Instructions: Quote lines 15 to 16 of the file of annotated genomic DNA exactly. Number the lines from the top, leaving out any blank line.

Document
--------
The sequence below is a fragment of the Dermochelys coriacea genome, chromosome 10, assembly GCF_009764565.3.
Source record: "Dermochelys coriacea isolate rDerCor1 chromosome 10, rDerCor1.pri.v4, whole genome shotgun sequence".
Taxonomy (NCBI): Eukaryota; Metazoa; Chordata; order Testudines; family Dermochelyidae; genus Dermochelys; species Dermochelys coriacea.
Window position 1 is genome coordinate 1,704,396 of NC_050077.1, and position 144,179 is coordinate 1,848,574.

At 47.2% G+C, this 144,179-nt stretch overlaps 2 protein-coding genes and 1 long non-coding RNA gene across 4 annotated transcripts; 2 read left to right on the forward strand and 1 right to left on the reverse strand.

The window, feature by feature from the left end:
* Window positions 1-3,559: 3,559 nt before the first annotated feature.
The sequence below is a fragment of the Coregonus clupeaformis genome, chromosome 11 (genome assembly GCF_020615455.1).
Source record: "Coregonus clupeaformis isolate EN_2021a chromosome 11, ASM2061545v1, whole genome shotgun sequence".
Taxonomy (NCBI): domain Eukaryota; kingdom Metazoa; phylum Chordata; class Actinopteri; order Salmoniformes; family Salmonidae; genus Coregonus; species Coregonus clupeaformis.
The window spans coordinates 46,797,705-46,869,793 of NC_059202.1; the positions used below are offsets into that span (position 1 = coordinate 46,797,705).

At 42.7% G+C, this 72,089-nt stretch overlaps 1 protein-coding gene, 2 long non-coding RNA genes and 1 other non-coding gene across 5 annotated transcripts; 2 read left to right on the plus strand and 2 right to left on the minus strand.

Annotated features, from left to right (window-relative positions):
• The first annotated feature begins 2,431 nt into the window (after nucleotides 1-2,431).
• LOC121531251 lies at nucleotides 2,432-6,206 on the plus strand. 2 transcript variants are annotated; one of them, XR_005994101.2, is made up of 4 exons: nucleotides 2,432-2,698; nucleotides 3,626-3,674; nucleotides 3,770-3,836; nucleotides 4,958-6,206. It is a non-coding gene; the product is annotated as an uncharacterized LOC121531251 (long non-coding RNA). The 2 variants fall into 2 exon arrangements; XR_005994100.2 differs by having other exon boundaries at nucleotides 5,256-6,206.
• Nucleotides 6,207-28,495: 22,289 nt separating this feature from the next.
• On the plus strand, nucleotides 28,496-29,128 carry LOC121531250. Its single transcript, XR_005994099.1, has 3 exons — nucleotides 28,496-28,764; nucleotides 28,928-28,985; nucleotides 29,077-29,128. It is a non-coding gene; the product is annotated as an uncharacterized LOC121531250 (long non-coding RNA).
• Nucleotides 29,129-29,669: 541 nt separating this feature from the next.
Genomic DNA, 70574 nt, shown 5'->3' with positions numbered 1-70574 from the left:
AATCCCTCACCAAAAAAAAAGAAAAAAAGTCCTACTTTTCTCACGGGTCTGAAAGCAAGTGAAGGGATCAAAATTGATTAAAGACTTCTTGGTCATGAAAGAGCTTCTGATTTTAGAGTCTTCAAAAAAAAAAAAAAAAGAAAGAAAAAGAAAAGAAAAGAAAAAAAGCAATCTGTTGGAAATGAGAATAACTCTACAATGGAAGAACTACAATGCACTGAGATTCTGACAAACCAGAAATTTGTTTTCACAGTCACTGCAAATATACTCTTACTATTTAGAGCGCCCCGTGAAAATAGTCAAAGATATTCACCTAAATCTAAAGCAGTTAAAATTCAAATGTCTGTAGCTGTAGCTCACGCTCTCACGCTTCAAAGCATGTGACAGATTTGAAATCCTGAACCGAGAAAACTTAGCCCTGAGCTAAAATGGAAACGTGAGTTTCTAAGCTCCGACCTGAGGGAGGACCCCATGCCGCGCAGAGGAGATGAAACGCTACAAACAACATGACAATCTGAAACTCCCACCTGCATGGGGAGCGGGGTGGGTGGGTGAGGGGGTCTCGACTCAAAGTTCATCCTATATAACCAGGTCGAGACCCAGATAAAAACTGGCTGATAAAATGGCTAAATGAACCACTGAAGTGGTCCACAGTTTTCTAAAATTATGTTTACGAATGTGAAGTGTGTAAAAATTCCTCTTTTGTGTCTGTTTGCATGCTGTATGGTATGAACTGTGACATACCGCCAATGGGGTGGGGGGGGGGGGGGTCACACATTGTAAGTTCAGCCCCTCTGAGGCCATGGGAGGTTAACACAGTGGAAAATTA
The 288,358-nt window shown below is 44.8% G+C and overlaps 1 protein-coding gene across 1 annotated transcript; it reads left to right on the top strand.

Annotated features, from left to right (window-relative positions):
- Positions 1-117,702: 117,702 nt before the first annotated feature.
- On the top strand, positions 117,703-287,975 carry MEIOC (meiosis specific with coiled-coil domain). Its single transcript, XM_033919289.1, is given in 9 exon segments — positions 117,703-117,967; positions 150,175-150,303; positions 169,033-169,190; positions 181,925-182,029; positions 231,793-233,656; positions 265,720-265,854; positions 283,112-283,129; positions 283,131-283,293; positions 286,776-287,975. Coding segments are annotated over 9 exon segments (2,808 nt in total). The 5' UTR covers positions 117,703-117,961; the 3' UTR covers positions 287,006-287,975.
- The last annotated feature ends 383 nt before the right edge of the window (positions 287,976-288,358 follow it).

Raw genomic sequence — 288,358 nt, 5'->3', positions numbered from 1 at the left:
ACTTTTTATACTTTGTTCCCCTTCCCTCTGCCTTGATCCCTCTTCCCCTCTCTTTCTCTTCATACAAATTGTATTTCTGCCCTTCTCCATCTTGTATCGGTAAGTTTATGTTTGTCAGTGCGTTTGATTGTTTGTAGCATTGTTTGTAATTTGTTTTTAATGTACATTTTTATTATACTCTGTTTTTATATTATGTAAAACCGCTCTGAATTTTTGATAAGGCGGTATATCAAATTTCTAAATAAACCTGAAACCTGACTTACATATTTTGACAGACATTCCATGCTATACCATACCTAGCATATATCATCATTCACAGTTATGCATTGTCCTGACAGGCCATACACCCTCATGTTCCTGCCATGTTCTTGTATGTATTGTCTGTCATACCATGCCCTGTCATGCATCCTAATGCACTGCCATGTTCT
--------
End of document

• LOC121531251 lies at nucleotides 2,432-6,206 on the plus strand. 2 transcript variants are annotated; one of them, XR_005994101.2, is made up of 4 exons: nucleotides 2,432-2,698; nucleotides 3,626-3,674; nucleotides 3,770-3,836; nucleotides 4,958-6,206. It is a non-coding gene; the product is annotated as an uncharacterized LOC121531251 (long non-coding RNA). The 2 variants fall into 2 exon arrangements; XR_005994100.2 differs by having other exon boundaries at nucleotides 5,256-6,206.
• Nucleotides 6,207-28,495: 22,289 nt separating this feature from the next.